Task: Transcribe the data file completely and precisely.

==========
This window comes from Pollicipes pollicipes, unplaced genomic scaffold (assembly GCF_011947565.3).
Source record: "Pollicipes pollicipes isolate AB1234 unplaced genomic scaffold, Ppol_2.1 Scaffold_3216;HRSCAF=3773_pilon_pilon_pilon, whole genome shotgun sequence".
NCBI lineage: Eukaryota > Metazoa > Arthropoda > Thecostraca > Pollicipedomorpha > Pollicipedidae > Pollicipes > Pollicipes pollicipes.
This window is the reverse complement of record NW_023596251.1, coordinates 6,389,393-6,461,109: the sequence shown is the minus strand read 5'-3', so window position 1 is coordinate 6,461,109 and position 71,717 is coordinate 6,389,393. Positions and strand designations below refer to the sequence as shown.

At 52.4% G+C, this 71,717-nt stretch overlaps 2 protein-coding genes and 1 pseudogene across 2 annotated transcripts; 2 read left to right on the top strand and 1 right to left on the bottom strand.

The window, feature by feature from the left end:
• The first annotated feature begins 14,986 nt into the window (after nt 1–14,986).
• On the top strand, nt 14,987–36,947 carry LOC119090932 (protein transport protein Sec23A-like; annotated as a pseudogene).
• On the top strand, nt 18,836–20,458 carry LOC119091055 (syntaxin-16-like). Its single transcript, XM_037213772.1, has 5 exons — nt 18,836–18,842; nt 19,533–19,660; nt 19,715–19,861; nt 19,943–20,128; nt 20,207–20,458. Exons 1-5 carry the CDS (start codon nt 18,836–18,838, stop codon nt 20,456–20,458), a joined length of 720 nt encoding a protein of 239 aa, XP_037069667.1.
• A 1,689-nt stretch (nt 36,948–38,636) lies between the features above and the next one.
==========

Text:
This window comes from Pollicipes pollicipes, unplaced genomic scaffold (assembly GCF_011947565.3).
Source record: "Pollicipes pollicipes isolate AB1234 unplaced genomic scaffold, Ppol_2.1 Scaffold_3216;HRSCAF=3773_pilon_pilon_pilon, whole genome shotgun sequence".
NCBI lineage: Eukaryota > Metazoa > Arthropoda > Thecostraca > Pollicipedomorpha > Pollicipedidae > Pollicipes > Pollicipes pollicipes.
This window is the reverse complement of record NW_023596251.1, coordinates 6,389,393-6,461,109: the sequence shown is the minus strand read 5'-3', so window position 1 is coordinate 6,461,109 and position 71,717 is coordinate 6,389,393. Positions and strand designations below refer to the sequence as shown.

At 52.4% G+C, this 71,717-nt stretch overlaps 2 protein-coding genes and 1 pseudogene across 2 annotated transcripts; 2 read left to right on the top strand and 1 right to left on the bottom strand.

The window, feature by feature from the left end:
• The first annotated feature begins 14,986 nt into the window (after nt 1–14,986).
• On the top strand, nt 14,987–36,947 carry LOC119090932 (protein transport protein Sec23A-like; annotated as a pseudogene).
• On the top strand, nt 18,836–20,458 carry LOC119091055 (syntaxin-16-like). Its single transcript, XM_037213772.1, has 5 exons — nt 18,836–18,842; nt 19,533–19,660; nt 19,715–19,861; nt 19,943–20,128; nt 20,207–20,458. Exons 1-5 carry the CDS (start codon nt 18,836–18,838, stop codon nt 20,456–20,458), a joined length of 720 nt encoding a protein of 239 aa, XP_037069667.1.
• A 1,689-nt stretch (nt 36,948–38,636) lies between the features above and the next one.